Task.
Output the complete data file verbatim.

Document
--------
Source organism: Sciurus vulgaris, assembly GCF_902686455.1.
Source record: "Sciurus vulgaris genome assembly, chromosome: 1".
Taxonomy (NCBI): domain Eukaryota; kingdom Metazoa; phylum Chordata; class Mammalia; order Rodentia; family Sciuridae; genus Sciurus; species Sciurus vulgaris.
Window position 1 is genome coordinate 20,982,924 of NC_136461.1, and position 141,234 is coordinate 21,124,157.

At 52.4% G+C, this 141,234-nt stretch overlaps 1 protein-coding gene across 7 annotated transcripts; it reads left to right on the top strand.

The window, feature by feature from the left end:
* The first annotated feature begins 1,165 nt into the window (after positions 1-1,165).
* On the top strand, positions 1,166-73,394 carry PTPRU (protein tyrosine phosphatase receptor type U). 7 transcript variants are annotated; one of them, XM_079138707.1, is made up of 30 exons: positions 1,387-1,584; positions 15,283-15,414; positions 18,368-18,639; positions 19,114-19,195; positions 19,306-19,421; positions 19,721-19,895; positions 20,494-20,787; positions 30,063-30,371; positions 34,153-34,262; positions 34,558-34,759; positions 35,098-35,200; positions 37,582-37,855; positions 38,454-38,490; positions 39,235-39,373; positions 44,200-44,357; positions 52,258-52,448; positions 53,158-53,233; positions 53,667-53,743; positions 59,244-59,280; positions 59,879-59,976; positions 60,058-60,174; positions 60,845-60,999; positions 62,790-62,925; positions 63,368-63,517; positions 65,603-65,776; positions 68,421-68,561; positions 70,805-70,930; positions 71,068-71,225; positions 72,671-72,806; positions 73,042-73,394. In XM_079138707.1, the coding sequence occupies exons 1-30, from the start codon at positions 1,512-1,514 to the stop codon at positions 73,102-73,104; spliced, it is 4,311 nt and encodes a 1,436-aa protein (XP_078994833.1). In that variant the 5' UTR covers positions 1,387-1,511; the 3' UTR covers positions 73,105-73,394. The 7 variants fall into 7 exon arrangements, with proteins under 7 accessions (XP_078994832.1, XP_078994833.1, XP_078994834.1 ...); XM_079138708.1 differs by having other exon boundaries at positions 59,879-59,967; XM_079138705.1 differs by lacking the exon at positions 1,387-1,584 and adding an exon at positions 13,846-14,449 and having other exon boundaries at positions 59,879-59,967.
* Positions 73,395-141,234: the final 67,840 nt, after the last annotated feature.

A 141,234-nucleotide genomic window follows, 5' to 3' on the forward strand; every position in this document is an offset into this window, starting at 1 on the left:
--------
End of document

Source organism: Sciurus vulgaris, assembly GCF_902686455.1.
Source record: "Sciurus vulgaris genome assembly, chromosome: 1".
Taxonomy (NCBI): domain Eukaryota; kingdom Metazoa; phylum Chordata; class Mammalia; order Rodentia; family Sciuridae; genus Sciurus; species Sciurus vulgaris.
Window position 1 is genome coordinate 20,982,924 of NC_136461.1, and position 141,234 is coordinate 21,124,157.

At 52.4% G+C, this 141,234-nt stretch overlaps 1 protein-coding gene across 7 annotated transcripts; it reads left to right on the top strand.

The window, feature by feature from the left end:
* The first annotated feature begins 1,165 nt into the window (after positions 1-1,165).
* On the top strand, positions 1,166-73,394 carry PTPRU (protein tyrosine phosphatase receptor type U). 7 transcript variants are annotated; one of them, XM_079138707.1, is made up of 30 exons: positions 1,387-1,584; positions 15,283-15,414; positions 18,368-18,639; positions 19,114-19,195; positions 19,306-19,421; positions 19,721-19,895; positions 20,494-20,787; positions 30,063-30,371; positions 34,153-34,262; positions 34,558-34,759; positions 35,098-35,200; positions 37,582-37,855; positions 38,454-38,490; positions 39,235-39,373; positions 44,200-44,357; positions 52,258-52,448; positions 53,158-53,233; positions 53,667-53,743; positions 59,244-59,280; positions 59,879-59,976; positions 60,058-60,174; positions 60,845-60,999; positions 62,790-62,925; positions 63,368-63,517; positions 65,603-65,776; positions 68,421-68,561; positions 70,805-70,930; positions 71,068-71,225; positions 72,671-72,806; positions 73,042-73,394. In XM_079138707.1, the coding sequence occupies exons 1-30, from the start codon at positions 1,512-1,514 to the stop codon at positions 73,102-73,104; spliced, it is 4,311 nt and encodes a 1,436-aa protein (XP_078994833.1). In that variant the 5' UTR covers positions 1,387-1,511; the 3' UTR covers positions 73,105-73,394. The 7 variants fall into 7 exon arrangements, with proteins under 7 accessions (XP_078994832.1, XP_078994833.1, XP_078994834.1 ...); XM_079138708.1 differs by having other exon boundaries at positions 59,879-59,967; XM_079138705.1 differs by lacking the exon at positions 1,387-1,584 and adding an exon at positions 13,846-14,449 and having other exon boundaries at positions 59,879-59,967.
* Positions 73,395-141,234: the final 67,840 nt, after the last annotated feature.

A 141,234-nucleotide genomic window follows, 5' to 3' on the forward strand; every position in this document is an offset into this window, starting at 1 on the left: